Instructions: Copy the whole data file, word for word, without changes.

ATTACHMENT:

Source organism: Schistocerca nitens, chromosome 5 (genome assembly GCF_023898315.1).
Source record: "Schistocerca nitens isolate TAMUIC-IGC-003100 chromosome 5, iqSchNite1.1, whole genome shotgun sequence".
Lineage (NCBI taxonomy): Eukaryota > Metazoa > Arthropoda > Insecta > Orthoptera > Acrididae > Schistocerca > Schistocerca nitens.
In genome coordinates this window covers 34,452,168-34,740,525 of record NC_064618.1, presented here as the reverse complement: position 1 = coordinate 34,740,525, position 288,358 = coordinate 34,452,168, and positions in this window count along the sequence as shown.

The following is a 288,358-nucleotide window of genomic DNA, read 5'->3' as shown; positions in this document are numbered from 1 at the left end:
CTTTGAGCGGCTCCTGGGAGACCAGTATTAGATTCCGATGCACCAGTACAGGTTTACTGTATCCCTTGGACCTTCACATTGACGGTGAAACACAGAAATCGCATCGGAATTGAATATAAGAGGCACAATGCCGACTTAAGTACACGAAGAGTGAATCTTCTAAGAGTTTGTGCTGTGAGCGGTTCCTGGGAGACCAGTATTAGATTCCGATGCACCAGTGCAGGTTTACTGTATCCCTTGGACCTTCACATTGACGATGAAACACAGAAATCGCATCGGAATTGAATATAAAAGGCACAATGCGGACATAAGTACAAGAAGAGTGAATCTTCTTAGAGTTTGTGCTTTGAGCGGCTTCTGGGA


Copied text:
Source organism: Schistocerca nitens, chromosome 5 (genome assembly GCF_023898315.1).
Source record: "Schistocerca nitens isolate TAMUIC-IGC-003100 chromosome 5, iqSchNite1.1, whole genome shotgun sequence".
Lineage (NCBI taxonomy): Eukaryota > Metazoa > Arthropoda > Insecta > Orthoptera > Acrididae > Schistocerca > Schistocerca nitens.
In genome coordinates this window covers 34,452,168-34,740,525 of record NC_064618.1, presented here as the reverse complement: position 1 = coordinate 34,740,525, position 288,358 = coordinate 34,452,168, and positions in this window count along the sequence as shown.

The following is a 288,358-nucleotide window of genomic DNA, read 5'->3' as shown; positions in this document are numbered from 1 at the left end:
CTTTGAGCGGCTCCTGGGAGACCAGTATTAGATTCCGATGCACCAGTACAGGTTTACTGTATCCCTTGGACCTTCACATTGACGGTGAAACACAGAAATCGCATCGGAATTGAATATAAGAGGCACAATGCCGACTTAAGTACACGAAGAGTGAATCTTCTAAGAGTTTGTGCTGTGAGCGGTTCCTGGGAGACCAGTATTAGATTCCGATGCACCAGTGCAGGTTTACTGTATCCCTTGGACCTTCACATTGACGATGAAACACAGAAATCGCATCGGAATTGAATATAAAAGGCACAATGCGGACATAAGTACAAGAAGAGTGAATCTTCTTAGAGTTTGTGCTTTGAGCGGCTTCTGGGA